Ms. Robinson has said that one of her regrets during her tenure at the United Nations from 1997 to 2002 is that she did not make any speeches about climate change. Even though she found climate change worrying, to her, the issue had so often been framed as a story about polar bears and melting glaciers, and not always one about people. But during her travels around the world advocating human rights, she began to hear more stories from people living on the front lines of climate change, and they kept saying things were getting worse.

While visiting South Africa not long before the 2009 Copenhagen summit on climate change, she heard an affecting story. A Ugandan farmer and grandmother, Constance Okollet, said that the changes — farming made more difficult by flooding and drought — in her village were unprecedented. “‘They are outside of our experience,’ Constance told me. It was an unusual sentence, and I will never forget that sentence,” Ms. Robinson said.

That story and others made international justice and human rights concerns inextricable from climate change for Ms. Robinson. Now, those most vulnerable — the poor, the marginalized and the disempowered — are at the forefront of her agenda and her efforts to bring their stories to a global audience.

But justice, and gender equality in particular, has always been a motivating force for Ms. Robinson — she gave a speech in the late 1960s in deeply Catholic Ireland calling for repeals of the constitutional bans of divorce and contraception, and the legalization of homosexuality. “I did always have a sense of justice,” she said, “and I wanted to study law because I wanted it to be a kind of way to effect social justice and to take cases to correct discrimination.”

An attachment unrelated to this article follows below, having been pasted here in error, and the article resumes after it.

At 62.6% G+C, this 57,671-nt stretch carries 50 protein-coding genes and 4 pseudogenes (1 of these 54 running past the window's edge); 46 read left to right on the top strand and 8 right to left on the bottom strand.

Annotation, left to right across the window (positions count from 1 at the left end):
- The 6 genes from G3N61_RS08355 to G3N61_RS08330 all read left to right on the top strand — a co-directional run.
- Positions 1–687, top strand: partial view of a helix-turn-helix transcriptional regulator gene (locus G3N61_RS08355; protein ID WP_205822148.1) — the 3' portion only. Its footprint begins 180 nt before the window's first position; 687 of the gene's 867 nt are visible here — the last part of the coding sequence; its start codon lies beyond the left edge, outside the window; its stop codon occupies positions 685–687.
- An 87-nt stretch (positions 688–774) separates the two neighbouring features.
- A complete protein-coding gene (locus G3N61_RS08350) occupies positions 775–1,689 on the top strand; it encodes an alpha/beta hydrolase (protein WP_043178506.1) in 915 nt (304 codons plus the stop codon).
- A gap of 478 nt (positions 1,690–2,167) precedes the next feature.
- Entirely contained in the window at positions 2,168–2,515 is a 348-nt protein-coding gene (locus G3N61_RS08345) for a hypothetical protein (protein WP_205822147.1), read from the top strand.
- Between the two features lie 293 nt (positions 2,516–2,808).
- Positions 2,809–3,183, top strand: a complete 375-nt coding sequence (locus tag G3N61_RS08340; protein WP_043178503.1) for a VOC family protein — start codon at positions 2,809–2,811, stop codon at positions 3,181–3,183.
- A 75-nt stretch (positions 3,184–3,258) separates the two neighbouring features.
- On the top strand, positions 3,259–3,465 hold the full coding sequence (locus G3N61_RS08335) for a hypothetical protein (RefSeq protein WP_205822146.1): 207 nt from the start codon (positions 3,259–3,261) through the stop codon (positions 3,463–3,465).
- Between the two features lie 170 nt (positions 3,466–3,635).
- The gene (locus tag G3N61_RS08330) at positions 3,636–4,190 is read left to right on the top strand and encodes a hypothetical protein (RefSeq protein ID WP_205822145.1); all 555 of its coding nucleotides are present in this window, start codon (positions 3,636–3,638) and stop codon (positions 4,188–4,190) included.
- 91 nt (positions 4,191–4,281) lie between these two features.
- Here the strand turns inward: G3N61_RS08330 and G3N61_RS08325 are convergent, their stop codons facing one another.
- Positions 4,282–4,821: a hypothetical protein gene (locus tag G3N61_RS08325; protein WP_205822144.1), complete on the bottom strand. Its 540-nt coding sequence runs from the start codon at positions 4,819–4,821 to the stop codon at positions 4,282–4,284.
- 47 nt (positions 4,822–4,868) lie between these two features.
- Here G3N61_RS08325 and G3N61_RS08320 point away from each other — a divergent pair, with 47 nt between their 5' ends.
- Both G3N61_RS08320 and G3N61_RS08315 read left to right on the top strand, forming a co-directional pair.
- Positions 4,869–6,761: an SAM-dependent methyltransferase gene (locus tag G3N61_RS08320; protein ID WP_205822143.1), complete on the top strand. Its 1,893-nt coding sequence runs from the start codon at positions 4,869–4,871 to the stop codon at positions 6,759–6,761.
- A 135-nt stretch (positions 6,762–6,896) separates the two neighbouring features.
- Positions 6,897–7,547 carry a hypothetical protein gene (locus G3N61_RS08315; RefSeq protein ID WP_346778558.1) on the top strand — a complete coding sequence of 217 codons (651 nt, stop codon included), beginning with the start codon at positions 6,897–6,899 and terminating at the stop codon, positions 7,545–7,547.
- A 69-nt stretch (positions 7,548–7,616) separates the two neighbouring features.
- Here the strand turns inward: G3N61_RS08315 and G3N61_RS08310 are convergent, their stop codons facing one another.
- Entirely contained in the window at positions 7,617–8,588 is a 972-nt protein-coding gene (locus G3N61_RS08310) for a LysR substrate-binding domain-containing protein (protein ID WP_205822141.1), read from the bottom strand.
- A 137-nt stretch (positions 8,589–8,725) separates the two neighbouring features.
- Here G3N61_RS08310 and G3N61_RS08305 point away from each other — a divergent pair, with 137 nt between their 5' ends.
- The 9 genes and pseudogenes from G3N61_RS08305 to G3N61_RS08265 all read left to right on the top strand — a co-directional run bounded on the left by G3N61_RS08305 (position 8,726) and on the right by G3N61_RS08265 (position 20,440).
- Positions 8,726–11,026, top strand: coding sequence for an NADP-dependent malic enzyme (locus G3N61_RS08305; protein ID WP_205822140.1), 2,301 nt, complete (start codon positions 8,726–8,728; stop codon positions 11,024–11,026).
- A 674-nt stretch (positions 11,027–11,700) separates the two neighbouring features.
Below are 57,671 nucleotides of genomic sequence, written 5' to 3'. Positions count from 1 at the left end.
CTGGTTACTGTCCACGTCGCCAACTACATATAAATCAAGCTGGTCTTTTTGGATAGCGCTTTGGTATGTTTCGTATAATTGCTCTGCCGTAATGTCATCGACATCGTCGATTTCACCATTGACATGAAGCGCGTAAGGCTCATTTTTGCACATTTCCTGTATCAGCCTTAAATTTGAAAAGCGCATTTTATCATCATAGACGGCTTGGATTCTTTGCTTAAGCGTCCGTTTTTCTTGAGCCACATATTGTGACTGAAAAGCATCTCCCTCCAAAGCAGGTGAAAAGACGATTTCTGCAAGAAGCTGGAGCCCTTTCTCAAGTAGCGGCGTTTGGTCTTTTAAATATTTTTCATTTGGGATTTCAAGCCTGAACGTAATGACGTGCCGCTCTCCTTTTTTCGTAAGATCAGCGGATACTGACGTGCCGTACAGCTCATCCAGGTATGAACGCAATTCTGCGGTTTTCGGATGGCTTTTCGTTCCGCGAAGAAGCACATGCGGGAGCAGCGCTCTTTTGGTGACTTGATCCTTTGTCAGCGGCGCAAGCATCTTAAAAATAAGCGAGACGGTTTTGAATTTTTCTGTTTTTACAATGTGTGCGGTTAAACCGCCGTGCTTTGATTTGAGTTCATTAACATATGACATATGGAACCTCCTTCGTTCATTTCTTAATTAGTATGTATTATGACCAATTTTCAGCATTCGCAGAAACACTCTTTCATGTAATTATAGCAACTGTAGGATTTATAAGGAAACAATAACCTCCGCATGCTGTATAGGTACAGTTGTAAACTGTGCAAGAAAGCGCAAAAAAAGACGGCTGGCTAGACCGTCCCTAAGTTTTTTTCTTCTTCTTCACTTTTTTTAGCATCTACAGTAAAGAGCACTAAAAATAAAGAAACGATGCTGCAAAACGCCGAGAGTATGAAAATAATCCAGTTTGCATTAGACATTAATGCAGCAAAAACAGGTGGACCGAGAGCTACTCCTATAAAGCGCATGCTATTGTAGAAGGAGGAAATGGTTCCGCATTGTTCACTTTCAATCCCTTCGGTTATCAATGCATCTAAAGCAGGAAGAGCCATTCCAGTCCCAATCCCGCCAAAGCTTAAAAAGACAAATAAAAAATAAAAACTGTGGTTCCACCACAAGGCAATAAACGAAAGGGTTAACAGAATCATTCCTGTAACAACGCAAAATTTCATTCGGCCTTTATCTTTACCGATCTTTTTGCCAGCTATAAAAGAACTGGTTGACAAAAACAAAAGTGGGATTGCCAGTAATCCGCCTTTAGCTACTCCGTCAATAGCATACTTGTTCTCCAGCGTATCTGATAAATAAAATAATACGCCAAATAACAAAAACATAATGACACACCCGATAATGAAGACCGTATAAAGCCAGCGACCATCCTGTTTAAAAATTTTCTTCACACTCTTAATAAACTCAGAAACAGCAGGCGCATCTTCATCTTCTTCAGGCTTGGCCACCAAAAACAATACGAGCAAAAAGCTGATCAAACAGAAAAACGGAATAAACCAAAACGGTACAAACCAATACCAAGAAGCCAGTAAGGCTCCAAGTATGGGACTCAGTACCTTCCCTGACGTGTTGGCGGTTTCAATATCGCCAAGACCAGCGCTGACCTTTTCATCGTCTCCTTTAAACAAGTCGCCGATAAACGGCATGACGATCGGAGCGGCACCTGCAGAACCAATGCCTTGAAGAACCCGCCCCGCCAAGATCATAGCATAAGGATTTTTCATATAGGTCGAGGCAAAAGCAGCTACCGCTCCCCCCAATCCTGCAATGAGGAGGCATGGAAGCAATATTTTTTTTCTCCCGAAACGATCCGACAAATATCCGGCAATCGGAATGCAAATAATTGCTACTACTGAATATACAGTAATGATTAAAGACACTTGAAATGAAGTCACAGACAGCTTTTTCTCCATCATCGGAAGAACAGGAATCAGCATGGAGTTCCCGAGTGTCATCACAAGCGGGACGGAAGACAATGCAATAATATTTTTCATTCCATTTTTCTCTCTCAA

She wanted to bring that sense of justice, and her understanding of the intersection of climate change and human rights, to a broader audience, which is what got her to the podcast.

And despite her status as a global moral leader and knowledge of climate policy, she maintains a profound sense of humility. “I have learned as much for the podcast as I have contributed to it,” she said. “I am so impressed by the women that we have been interviewing and listening to, with that humor and banter but a seriousness about the urgency of the problem on the ground.”

And while feminism is the solution to the problem, she stresses the inclusivity of her approach: “We don’t exclude men; we just keep them in their place,” she said with a laugh.

Ms. Higgins is a comedian, but “Mothers of Invention” is not a comedy show, she said. However, she sees a vital role for humor in any discussion of climate change, and politics in general.

“Where I’m at right now with humor is that it’s actually maybe dishonest or unprofessional to not use humor in writing or talking about very serious things, because it’s very human to make a joke at dark times,” she said.

Ultimately, she has found, focusing only on the unrelenting bad news about climate change is a disservice to the people who live with it every day and to the people who are taking action. “It’s the same information,” she said, “but how you present it and how you leave somebody feeling is important as well.”

“We need to make space for these women because they are affected, and they are the ones coming up with solutions,” Ms. Higgins said.